“NOTLANTA” NOT GRADUATING. As you consider candidates’ proposals on statewide education and policy, put in the front of your mind the latest data unearthed by our pal Charlie Hayslett over on his blog, Trouble in God’s Country.
Charlie specializes in examining disparities between Metro Atlanta and the rest of the state, which he calls “Notlanta.” And the disparity between the two in educational attainment is bad and getting worse.
Hayslett found that on its own, “Notlanta” would rank at the bottom of the country, between Mississippi in 49th and West Virginia at 50th on the measure.
More troubling, cities outside of Atlanta that were holding their own in terms of educational attainment in the past have tumbled in the measure.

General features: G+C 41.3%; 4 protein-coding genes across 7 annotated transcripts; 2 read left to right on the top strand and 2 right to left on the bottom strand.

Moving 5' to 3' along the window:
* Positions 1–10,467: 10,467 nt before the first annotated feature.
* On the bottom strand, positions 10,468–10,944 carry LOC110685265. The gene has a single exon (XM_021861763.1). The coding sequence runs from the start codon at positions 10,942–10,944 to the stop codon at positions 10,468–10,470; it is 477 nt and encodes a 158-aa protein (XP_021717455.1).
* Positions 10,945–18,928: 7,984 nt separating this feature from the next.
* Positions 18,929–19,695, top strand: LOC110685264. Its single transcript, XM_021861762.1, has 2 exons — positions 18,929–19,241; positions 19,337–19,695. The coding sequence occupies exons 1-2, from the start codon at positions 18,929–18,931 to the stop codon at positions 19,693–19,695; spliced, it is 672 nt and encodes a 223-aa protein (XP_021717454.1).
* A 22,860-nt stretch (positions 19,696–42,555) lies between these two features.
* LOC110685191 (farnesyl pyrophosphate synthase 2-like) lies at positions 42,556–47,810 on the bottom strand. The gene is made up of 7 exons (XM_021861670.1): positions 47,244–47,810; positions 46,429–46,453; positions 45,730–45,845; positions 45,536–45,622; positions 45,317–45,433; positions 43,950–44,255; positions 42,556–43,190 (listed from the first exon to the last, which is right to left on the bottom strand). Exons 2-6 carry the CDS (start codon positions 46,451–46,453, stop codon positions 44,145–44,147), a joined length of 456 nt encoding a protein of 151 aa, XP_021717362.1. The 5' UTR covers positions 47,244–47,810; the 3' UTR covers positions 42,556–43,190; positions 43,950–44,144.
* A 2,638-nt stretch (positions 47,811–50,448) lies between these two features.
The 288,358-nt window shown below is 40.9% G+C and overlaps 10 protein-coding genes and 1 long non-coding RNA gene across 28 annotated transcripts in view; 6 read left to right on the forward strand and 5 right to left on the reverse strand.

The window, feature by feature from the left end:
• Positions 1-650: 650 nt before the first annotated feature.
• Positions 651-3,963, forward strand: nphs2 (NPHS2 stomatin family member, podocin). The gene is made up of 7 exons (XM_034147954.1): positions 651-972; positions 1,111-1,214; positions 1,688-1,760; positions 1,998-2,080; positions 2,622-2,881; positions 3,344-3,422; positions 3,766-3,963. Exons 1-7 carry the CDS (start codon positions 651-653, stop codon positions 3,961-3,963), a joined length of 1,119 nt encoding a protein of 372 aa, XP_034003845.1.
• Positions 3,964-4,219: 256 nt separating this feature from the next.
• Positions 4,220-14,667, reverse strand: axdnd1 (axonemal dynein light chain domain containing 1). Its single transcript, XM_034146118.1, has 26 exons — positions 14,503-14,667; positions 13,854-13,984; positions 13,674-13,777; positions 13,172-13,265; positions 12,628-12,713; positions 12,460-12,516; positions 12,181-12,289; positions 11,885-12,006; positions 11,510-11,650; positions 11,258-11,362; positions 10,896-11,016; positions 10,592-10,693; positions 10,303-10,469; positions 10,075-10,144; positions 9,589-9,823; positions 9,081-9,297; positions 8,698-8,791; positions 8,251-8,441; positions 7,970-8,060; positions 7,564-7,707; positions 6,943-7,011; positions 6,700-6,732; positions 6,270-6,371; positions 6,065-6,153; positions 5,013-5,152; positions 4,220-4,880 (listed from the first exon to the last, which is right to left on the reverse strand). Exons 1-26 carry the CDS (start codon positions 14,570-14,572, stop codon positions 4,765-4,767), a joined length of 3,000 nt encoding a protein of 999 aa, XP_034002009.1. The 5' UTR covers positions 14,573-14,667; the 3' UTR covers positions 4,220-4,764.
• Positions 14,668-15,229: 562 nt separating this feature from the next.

His conclusion: “Any meaningful rural revitalization strategy will have to begin in these major regional population centers.”
GREEN TEAM. Atlanta Mayor Andre Dickens announced Tuesday that he’s appointed Chandra Farley as Chief Sustainability Officer and John R. Seydel III as Deputy Chief Sustainability Officer.
Farley is an environmental justice consultant and former candidate for Georgia Public Service Commission. Seydel has been the sustainability director for the city for five years and is a grandson of CNN founder and environmental champion Ted Turner.
EYES & EARS. On the topic of airtime, your Insiders want to know the length you’ll go to avoid the barrage of TV and radio ads set to blanket the airwaves in the final stretch of the race.